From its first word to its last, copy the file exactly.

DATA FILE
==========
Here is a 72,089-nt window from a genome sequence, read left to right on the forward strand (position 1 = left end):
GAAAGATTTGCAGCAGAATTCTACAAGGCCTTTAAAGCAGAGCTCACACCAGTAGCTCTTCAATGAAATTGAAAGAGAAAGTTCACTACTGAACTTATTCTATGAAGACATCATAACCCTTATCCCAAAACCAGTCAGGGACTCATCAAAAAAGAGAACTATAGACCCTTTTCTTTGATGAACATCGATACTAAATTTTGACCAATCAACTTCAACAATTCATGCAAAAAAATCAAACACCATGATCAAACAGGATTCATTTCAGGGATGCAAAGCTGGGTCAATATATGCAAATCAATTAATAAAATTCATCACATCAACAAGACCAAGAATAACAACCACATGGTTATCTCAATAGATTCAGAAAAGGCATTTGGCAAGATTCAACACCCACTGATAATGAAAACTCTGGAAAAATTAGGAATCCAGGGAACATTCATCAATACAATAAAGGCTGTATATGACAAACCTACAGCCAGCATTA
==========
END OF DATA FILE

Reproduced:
Here is a 72,089-nt window from a genome sequence, read left to right on the forward strand (position 1 = left end):
GAAAGATTTGCAGCAGAATTCTACAAGGCCTTTAAAGCAGAGCTCACACCAGTAGCTCTTCAATGAAATTGAAAGAGAAAGTTCACTACTGAACTTATTCTATGAAGACATCATAACCCTTATCCCAAAACCAGTCAGGGACTCATCAAAAAAGAGAACTATAGACCCTTTTCTTTGATGAACATCGATACTAAATTTTGACCAATCAACTTCAACAATTCATGCAAAAAAATCAAACACCATGATCAAACAGGATTCATTTCAGGGATGCAAAGCTGGGTCAATATATGCAAATCAATTAATAAAATTCATCACATCAACAAGACCAAGAATAACAACCACATGGTTATCTCAATAGATTCAGAAAAGGCATTTGGCAAGATTCAACACCCACTGATAATGAAAACTCTGGAAAAATTAGGAATCCAGGGAACATTCATCAATACAATAAAGGCTGTATATGACAAACCTACAGCCAGCATTA